2: Shortages of raw material. We have to order 3-4 months ahead. Hard to know how much is needed as orders come in 1 month in advance. Even at low int rates, 1 million of unused raw material inventory adds to cost. We carry excess inventory, just so we have sufficient material to manufacture

3: Supply chains are a mess. Container rate has gone up, ships are backed up trying to get unloaded at ports, containers end up in wrong position, a real mess. Domestic steel is superior in quality, but, believe it or not, we are on a quota for x amount of domestic steel from the mill. Any extra has to come from steel jockeys, at a premium price.

4: I think inflation may be a problem as the non core CPI goods and service cost gets passed along to consumer, not just manufacturing, but clothes, furniture, appliances etc etc.

JMO but a population that has lived off uncle sam for almost a yr or longer might think the gov't will keep the money tree flowing and the work ethic may be destroyed for many people. It isn't everybody that has lived on free money for a yr, who can suddenly set the alarm clock, go to bed on time so next day is tolerable, and get back into a work routine. Having children at home has been an excuse to live off uncle sam and when they go back to school, then the work day schedule will be a hard adjustment. 1st they have to find a job.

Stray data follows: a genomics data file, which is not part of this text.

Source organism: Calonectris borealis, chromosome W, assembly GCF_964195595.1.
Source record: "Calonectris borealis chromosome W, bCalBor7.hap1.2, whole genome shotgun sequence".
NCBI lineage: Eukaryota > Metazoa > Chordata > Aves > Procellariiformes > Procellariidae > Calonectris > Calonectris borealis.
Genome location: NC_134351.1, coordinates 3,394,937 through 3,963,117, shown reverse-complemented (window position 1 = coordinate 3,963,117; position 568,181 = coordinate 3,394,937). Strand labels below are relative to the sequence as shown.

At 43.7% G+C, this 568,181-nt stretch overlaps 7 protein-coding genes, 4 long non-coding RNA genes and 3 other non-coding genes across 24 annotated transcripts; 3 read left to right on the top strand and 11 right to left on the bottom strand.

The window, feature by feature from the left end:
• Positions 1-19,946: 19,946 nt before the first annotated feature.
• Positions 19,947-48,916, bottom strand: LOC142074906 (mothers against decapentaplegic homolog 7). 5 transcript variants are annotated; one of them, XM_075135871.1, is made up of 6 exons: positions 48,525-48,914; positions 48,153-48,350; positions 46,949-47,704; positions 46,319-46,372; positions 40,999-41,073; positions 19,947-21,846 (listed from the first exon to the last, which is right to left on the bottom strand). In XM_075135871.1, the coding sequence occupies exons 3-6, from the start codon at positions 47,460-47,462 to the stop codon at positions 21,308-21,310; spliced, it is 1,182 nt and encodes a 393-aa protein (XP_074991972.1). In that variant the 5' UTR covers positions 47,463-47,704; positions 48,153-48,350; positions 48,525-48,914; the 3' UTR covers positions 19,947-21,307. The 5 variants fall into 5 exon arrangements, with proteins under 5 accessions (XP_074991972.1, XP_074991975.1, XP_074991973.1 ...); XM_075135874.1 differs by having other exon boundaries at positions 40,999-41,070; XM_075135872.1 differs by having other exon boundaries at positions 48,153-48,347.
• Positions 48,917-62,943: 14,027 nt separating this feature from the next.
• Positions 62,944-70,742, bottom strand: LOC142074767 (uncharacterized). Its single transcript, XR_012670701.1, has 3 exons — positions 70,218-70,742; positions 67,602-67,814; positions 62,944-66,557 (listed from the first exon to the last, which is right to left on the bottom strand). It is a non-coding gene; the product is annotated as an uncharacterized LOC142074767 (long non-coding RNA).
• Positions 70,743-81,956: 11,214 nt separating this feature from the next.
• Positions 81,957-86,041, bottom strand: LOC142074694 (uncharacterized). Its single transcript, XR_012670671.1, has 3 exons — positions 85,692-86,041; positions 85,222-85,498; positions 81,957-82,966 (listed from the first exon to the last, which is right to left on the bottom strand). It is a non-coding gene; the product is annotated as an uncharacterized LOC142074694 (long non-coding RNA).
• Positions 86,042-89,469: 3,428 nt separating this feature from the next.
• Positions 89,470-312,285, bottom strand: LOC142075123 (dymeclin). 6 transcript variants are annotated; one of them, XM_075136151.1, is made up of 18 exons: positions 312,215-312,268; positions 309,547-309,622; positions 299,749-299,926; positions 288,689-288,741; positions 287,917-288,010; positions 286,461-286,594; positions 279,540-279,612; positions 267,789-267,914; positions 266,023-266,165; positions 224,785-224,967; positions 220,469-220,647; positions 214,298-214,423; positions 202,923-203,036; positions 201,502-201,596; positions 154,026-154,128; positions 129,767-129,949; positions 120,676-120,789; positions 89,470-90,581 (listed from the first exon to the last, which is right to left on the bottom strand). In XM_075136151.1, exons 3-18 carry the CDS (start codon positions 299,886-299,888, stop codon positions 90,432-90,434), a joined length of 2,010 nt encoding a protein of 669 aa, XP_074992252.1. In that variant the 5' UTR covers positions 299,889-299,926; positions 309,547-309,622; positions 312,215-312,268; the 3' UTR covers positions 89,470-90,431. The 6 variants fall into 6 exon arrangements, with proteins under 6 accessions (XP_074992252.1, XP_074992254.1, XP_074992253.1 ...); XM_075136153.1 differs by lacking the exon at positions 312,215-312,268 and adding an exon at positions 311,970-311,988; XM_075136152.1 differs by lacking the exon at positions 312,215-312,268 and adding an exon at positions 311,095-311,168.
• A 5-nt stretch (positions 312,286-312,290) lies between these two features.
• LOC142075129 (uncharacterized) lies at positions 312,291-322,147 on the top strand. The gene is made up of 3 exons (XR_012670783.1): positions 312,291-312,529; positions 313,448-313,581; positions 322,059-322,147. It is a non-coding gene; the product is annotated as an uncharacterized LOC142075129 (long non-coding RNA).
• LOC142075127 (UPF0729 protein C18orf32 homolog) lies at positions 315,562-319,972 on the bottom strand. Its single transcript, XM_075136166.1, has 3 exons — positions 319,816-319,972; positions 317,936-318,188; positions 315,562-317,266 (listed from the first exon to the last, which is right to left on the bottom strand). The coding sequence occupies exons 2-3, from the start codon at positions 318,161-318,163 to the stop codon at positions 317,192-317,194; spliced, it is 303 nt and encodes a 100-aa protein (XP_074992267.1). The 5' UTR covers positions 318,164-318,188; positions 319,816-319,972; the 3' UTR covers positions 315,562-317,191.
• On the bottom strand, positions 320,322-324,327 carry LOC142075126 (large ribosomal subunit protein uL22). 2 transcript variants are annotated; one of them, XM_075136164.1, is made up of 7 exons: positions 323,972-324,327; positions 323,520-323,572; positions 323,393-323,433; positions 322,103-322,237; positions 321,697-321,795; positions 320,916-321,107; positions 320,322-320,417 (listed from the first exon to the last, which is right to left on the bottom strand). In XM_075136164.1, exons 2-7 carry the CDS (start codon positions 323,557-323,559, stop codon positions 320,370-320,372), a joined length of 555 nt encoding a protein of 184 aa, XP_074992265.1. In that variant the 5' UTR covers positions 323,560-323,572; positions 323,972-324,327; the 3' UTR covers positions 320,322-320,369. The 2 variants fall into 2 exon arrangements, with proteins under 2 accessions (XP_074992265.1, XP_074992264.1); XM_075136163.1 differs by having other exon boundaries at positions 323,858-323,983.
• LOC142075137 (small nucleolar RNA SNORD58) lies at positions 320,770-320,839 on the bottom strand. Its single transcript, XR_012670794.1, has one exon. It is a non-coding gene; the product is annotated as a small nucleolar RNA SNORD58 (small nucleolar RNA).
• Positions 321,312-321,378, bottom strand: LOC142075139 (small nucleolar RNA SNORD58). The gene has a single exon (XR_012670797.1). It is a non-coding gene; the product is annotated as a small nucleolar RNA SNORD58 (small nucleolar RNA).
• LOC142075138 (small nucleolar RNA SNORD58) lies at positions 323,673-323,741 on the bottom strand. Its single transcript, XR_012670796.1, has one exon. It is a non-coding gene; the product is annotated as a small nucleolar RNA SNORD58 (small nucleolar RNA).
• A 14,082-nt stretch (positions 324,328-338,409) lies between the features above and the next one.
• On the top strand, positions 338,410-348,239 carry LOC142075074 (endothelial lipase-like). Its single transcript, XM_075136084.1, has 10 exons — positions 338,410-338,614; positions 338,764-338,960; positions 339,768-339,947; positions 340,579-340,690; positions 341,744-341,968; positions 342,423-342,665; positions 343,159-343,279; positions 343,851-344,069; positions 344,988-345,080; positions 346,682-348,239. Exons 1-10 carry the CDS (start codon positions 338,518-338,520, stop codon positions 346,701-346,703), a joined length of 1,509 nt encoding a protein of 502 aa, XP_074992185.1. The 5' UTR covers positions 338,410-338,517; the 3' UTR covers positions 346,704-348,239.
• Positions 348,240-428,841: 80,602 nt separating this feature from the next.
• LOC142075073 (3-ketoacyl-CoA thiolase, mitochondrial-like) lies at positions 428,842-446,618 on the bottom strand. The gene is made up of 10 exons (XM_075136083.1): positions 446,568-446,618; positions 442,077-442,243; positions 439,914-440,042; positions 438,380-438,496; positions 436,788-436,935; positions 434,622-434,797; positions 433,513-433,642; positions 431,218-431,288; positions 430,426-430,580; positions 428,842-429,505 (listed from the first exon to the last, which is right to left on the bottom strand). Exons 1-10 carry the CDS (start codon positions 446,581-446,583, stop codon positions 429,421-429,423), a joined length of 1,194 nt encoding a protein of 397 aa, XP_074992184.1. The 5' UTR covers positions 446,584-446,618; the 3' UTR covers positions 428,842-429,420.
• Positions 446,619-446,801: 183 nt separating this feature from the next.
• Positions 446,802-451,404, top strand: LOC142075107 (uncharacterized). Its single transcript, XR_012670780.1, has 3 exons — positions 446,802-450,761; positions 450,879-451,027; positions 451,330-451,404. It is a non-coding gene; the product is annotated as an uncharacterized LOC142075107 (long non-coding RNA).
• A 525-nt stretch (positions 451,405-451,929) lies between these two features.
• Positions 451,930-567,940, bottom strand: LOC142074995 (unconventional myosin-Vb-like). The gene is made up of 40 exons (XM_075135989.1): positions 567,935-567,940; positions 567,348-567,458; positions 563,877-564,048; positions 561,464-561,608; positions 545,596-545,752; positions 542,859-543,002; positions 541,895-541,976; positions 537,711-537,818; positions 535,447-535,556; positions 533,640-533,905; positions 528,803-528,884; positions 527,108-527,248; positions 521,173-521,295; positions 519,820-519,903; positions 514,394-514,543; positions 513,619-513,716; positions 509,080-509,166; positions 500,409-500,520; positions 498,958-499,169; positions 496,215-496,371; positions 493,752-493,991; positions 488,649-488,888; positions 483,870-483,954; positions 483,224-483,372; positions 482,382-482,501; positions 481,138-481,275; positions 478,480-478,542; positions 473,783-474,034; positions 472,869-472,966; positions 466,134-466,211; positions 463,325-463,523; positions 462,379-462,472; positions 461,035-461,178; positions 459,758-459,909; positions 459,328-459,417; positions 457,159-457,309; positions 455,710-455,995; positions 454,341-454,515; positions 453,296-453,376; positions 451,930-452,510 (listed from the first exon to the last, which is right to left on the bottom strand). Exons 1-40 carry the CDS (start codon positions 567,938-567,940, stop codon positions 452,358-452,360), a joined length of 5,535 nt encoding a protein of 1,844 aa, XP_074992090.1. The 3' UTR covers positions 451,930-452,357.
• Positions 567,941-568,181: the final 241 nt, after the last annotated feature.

I can see some who will have a hard time adjusting to a work schedule and also inflation for scarce goods as raw material cost, transportation etc. is passed along to consumer

I know this is more long term than Tim's week in review, but I think adjustments will have to happen

I hope Tim doesn't mind my thoughts for the long term


By TimNew - March 20, 2021, 5:39 a.m.
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Not a problem Wayne...

I agree with your idea that adjustments will have to be made.   A lot of people who are not working right now are chosing not to work. It would be a cut in pay. That will get worked out one way or the other, hopefully not in a way that will make the rest of us suffer too much.  Really depends on the "generosity" of our governments.

By metmike - March 20, 2021, 1:20 p.m.
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Chart Book: Tracking the Post-Great Recession Economy

Longest Economic Expansion on Record Ended by COVID-19

By metmike - March 20, 2021, 1:21 p.m.
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The Economy Grew from Mid-2009 into Early 2020

By metmike - March 20, 2021, 1:22 p.m.
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COVID Losses Wipe Out Large Share of 2010-2019 Job Gains

By metmike - March 20, 2021, 1:23 p.m.
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Job Growth Greater Than in 2001-2007 Ended in March 2020

By metmike - March 20, 2021, 1:24 p.m.
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Unemployment Fell Slowly During Most Recent Expansion to Below Rates Reached in 1990s, But Surged in the COVID Recession

By metmike - March 20, 2021, 1:24 p.m.
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Recent Surge in Workers' Earnings Due to Massive Low-Wage Job Losses, Not Broad Wage Gains

By metmike - March 20, 2021, 1:29 p.m.
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Growth in Purchasing Power of Workers’ Wages and Benefits Has Not Kept Pace With Productivity Growth

By metmike - March 20, 2021, 1:32 p.m.
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Trade Surpluses in Services and Net Payments From Foreigners Partly Offset Goods Deficit